Recruiting Update: Howland already has a potential McDonald’s All American committed for 2006 in PF James Keefe. Due to the numbers and pedigree in his last two classes, Howland might have a tough sale in front of him when pitching to other 2006 recruits. He has already lost out on touted California big men Deon Thompson and Alex Stephenson to east coast schools.


2005 Record: (13-16, 6-12)
Postseason: None
Head Coach: Ben Braun

Key Losses:

SF Dominic McGuire (7.2 ppg)
PF David Paris (7.2 ppg)

6’3 SG Omar Wilkes, so, transfer from Kansas
6’5 SG Theo Robertson, Concord, CA
6’11 C Jordan Wilkes, Los Angeles, CA

PG – 6’3 Ayinde Ubaka, jr
SG – 6’2 Richard Midgley, sr
SF – 6’3 Omar Wilkes, so
PF – 6’8 Leon Powe, so
C – 6’10 Rod Benson, sr

PG – 5’11 Martin Smith, sr
SF – 6’5 Marquise Kately, jr ??
SF – 6’7 Eric Vierneisel, so
C – 6’10 DeVon Hardin, so
C – 6’10 Jordan Wilkes, fr

When it comes to basketball, one player truly can make all the difference. Last fall, Ben Braun was counting on the return of his stud big man Leon Powe, who had averaged nearly 15 points and 10 rebounds per game as a freshman. Unfortunately, a high school knee injury that never really went away cost Powe his season. With him went California’s hopes for a successful 2005 campaign. Instead, Braun was forced to try and mold a group of role-players into a competitive Pac-10 unit. Along the way, he faced even more injuries, roster attrition, and a trip to the bottom of the conference standings. As bad as last season was, as soon as it became clear that Powe would fully recover, optimism began creeping back into the Golden Bear program. Now, those role-players that struggled to shoulder the load have an extra season of experience, and will be that much more capable of supporting Powe. Some extra baggage has been shed (wing Dominic McGuire transferred to Fresno State, while power forward Kevin Langford jumped ship to TCU), and several new players (most notably Omar and Jordan Wilkes) are there to pick up the slack. While it’s too early hand them an NCAA berth, Braun’s team appears to be in great shape heading into 2006.

This team’s success or lack thereof will start and end with Leon Powe. He was spectacular as a freshman, even while struggling with swelling in his bad knee. Supposedly his ACL is completely healed, and Powe played to rave reviews both on the team’s summer trip to Italy and in the local summer league. Powe might be a bit undersized but has the long arms, athleticism, and brute strength to make up for it in the NBA someday. He enters the season as the logical successor to Ike Diogu as the premier post player on the west coast.

Braun will surround Powe with a group of players that struggled to win by themselves last season, but will be much better role-players for it. The slim Rod Benson (13.3 ppg, 6.3 rpg) gives Braun a legitimate second scoring option in the paint. Benson, a senior, surprised everybody last year by earning a starting spot and becoming one of the conference’s more productive big men. He will be pushed by sophomore DeVon Hardin (4.3 ppg, 4.5 rpg), who is blessed with an NBA body. Hardin’s skill set remains well behind his athletic, 6’10 frame, but he is a player that will blossom with time. Also expected to achieve great things in a California uniform is freshman Jordan Wilkes, a raw yet promising true center.

The backcourt doesn’t have a Powe type star to anchor things down, but there is enough here to keep the offense flowing and opposing defenses honest. Junior Ayinde Ubaka (6.1 ppg, 2.7 apg) struggled through an injury plagued sophomore season that was dampened even further by transfer rumors. Ubaka has yet to play up to his high school billings, but is still explosive enough to develop into a first class Pac-10 floor general if he stays healthy and content. Helping Ubaka out at the point guard will be his polar opposite, senior Martin Smith (5.6 ppg, 3.9 apg). Smith is a former walk-on that takes care of the ball and can be counted on to show up every night.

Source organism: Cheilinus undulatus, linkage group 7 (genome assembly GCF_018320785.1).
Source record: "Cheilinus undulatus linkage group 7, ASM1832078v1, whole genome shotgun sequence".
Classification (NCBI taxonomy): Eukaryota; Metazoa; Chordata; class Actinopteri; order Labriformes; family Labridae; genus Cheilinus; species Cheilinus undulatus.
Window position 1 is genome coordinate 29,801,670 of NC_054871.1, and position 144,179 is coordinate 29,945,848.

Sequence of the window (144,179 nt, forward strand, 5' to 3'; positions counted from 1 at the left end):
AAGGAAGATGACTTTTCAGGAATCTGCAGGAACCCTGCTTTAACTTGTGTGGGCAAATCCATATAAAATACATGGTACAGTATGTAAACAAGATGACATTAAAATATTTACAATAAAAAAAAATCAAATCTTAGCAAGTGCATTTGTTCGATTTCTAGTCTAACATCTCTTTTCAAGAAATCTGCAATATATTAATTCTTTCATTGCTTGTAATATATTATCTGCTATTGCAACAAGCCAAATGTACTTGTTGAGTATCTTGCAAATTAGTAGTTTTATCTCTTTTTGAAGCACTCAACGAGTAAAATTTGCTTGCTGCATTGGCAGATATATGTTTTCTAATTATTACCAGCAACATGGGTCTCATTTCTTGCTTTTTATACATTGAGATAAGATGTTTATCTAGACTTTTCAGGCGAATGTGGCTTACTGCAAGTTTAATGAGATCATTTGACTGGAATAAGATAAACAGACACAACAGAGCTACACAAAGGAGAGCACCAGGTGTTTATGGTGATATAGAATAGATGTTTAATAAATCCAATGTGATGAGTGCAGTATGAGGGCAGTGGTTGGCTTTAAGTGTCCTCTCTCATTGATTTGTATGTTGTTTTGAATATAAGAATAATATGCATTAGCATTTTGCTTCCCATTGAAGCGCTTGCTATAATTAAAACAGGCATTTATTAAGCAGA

At the wings, Ben Braun hoped to return senior Richard Midgley (12.9 ppg) and junior Marquise Kately (9.3 ppg), both starters a year ago. However, Kately didn’t make the trip to Italy this summer, and it was recently announced that he is not on campus this fall. Braun left the door open for Kately to return in January, but that is probably a longshot. Likely taking Kately’s place in the starting lineup will be Omar Wilkes, brother of Jordan and a transfer from Kansas. Wilkes didn’t receive much playing time as a freshman under Bill Self, but has impressed in practice since joining the team. Midgley struggled with his increased role last year, shooting the worst percentage of his career. However, he should benefit greatly from Powe’s return. There aren’t many players better equipped to take advantage of teams doubling down on Powe, which will undoubtedly leave shooters open. Providing a bit more depth will be lanky wing Eric Vierneisel (3.5 ppg), who is still developing but has good size and a nice a shooting stroke, and freshman marksman Theo Robertson.

While it’s tough to go overboard on a team that was so far down last season, it’s hard not to like what this team has going for it on paper. Powe might have been ready to take over as the best player in the conference last season had it not been for the knee injury. There are quite a few interesting role players around as well, though it remains to be seen if things will mesh better than they did last year. Clearly, the guards must play much more efficient basketball this year. The situation with Marquise Kately is one to monitor, as the athletic, powerful wing would provide a dimension that this team might not be able to replace. Either way, look for the Golden Bears to make a significant jump up the Pac-10 standings in 2006.

Recruiting Update: Braun recently finished up his 2006 recruiting haul, and it’s a very solid one for a program looking to claw its way out of the middle of the pack. Top 50 wing Patrick Christopher committed and opened things back up before picking Cal a second time last month. Also coming with lofty expectations is 5’7 PG Jerome Randle, as well as California big men Taylor Harrison and Ryan Anderson.